If anyone of the children of Christians be an orphan, whether boy or girl, it is well that, if there be one of the brethren who has no children, he should adopt the child in the place of children. And whoever has a son, let him adopt a girl; and when her time is come, let him give her to him to wife, that his work may be completed in the ministry of God...

The Catholic Encyclopedia says:

When Christianity began to affect Roman life, the best fruit of the new order was charity, and special solicitude was manifested towards the orphan. Antoninus Pius had established relief agencies for children. The Christians founded hospitals, and children’s asylums were established in the East. St. Ephraem, St. Basil, and St. John Chrysostom built a great number of hospitals... Justinian released from other civic duties those who undertook the care of orphans. In the Apostolic Constitutions, "Orphans as well as widows are always commended to Christian love. The bishop is to have them brought up at the expense of the Church and to take care that the girls be given, when of marriageable age, to Christian husbands, and that the boys should learn some art or handicraft and then be provided with tools and placed in a condition to earn their own living, so that they may be no longer than necessary a burden to the Church" (Apost. Const., IV, ii, tr. Uhlhorn, p. 185). St. Augustine says: “The bishop protects the orphans that they may not be oppressed by strangers after the death of the parents.”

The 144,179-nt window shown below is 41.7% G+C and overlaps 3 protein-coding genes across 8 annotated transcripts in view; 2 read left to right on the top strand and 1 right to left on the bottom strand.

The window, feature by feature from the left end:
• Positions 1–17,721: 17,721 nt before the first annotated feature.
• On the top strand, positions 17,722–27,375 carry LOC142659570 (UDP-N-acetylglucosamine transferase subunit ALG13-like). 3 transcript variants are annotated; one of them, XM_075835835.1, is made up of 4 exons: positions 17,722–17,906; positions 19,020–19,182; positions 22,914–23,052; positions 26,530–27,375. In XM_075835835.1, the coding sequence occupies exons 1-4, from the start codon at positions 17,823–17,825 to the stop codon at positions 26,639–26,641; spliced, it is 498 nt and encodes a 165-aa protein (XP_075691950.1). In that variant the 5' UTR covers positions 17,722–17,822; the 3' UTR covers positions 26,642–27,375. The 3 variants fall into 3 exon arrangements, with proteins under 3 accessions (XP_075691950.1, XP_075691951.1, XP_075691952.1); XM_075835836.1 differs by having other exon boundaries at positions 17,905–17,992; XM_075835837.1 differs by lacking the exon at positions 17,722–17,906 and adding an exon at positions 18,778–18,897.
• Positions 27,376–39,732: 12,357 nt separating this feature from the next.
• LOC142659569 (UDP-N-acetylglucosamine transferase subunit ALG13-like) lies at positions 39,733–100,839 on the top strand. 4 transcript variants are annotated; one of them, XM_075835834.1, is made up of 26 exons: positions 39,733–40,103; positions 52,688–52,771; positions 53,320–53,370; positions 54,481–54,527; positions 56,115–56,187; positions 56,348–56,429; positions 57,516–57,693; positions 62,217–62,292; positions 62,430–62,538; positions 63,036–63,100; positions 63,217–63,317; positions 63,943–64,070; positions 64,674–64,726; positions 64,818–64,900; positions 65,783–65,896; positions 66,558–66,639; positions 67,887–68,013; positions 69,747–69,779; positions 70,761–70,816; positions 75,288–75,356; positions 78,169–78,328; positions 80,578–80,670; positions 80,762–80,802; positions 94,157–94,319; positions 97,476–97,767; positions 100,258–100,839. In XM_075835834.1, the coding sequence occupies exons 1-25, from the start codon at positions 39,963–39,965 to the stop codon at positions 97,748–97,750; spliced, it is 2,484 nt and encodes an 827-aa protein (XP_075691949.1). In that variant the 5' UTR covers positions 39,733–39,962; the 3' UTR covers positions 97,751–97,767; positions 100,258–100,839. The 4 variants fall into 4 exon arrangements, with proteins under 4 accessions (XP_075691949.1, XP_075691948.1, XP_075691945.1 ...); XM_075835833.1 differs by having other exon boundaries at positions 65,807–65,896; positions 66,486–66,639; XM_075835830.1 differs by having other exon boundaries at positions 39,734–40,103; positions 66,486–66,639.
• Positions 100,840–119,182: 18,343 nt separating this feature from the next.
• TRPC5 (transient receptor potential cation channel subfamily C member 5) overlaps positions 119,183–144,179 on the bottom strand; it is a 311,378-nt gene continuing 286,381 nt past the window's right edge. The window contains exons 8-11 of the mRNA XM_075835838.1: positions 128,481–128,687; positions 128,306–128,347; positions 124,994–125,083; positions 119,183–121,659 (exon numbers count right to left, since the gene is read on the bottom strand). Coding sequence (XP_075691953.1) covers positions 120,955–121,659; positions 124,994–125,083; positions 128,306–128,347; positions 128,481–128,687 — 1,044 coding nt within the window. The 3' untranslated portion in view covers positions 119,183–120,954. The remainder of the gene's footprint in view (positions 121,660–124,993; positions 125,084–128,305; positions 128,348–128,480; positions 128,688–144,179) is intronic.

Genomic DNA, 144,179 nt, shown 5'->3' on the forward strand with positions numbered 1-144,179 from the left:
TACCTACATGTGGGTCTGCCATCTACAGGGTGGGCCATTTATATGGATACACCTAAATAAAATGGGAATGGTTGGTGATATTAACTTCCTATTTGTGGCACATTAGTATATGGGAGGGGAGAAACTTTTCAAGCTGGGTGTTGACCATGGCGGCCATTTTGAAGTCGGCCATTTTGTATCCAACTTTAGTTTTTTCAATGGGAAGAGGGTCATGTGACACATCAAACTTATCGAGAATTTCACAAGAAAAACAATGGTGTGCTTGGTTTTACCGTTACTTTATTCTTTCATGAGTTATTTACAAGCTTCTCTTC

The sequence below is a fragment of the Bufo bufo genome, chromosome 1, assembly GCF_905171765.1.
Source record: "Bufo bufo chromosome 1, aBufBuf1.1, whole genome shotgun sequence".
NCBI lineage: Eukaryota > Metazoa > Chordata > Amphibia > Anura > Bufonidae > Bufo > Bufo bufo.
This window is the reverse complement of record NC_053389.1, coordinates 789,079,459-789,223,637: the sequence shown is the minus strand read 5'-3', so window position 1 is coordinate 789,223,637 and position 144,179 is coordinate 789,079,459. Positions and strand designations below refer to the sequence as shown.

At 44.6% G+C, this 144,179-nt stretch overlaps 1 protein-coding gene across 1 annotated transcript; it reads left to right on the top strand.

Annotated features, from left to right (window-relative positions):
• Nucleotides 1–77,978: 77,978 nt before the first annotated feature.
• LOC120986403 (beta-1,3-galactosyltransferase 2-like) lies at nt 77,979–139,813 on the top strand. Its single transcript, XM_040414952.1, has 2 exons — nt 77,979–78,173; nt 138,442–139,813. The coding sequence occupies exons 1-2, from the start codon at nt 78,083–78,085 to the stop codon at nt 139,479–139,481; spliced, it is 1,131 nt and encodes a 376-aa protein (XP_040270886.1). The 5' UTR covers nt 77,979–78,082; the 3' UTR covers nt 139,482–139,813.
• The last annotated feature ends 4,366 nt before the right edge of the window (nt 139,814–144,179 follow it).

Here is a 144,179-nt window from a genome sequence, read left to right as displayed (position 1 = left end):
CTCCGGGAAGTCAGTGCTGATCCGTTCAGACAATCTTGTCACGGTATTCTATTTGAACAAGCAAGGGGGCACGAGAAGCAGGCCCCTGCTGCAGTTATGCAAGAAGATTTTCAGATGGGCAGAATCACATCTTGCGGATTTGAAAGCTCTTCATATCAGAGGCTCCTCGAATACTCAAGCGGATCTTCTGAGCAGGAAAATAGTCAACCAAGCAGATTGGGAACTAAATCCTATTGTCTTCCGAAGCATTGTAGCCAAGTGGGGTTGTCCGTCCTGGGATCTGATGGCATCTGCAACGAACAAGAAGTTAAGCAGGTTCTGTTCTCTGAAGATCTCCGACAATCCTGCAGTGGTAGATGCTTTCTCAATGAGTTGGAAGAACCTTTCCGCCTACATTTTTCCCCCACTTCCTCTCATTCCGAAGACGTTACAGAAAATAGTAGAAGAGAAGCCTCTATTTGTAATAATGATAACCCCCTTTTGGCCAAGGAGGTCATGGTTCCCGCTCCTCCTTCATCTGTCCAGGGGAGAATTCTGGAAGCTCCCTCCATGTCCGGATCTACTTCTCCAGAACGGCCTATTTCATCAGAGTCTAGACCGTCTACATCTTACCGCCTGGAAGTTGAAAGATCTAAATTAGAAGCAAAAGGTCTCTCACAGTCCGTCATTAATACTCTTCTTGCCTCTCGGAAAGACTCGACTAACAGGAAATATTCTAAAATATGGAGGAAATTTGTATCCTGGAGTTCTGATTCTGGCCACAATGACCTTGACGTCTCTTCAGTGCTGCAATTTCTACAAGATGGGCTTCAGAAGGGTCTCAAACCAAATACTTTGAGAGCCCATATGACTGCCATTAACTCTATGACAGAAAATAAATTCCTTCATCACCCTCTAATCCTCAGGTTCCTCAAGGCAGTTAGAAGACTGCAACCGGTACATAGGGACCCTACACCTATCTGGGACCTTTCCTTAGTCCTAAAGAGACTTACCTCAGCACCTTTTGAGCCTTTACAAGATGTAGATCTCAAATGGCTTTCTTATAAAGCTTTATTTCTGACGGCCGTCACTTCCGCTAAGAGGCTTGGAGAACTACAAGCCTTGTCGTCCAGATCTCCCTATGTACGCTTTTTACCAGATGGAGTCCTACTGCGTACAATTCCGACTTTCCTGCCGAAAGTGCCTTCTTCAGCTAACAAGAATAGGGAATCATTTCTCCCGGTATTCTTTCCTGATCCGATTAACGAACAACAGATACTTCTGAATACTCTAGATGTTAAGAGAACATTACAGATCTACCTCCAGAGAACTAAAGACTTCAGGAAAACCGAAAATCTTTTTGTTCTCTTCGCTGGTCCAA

Fitzgerald (2016) writes:

Constantine allocated food supplies to churches for the support of orphan children (Eusebius, Vit. Const.4.28.1). The first known orphanage, the Orphanage of Constantinople during the reign of Constantine's son, Constantius II became a centre of educational and philanthropic activities...

In the 7th century, according to tradition, a teenage girl in Belgium who later became "Saint Dymphna" advocated protection for the mentally ill by placement in private homes. Her stance inspired the founding of an orphanage in Gheel still functioning.

During the Middle Ages foundling homes and monasteries cared for abandoned children. The external wall often had an opening into which infants could be deposited. When old enough, the kids became apprentices.

In England the Elizabethan Poor Law (1601) made individual parishes responsible to care for the poor.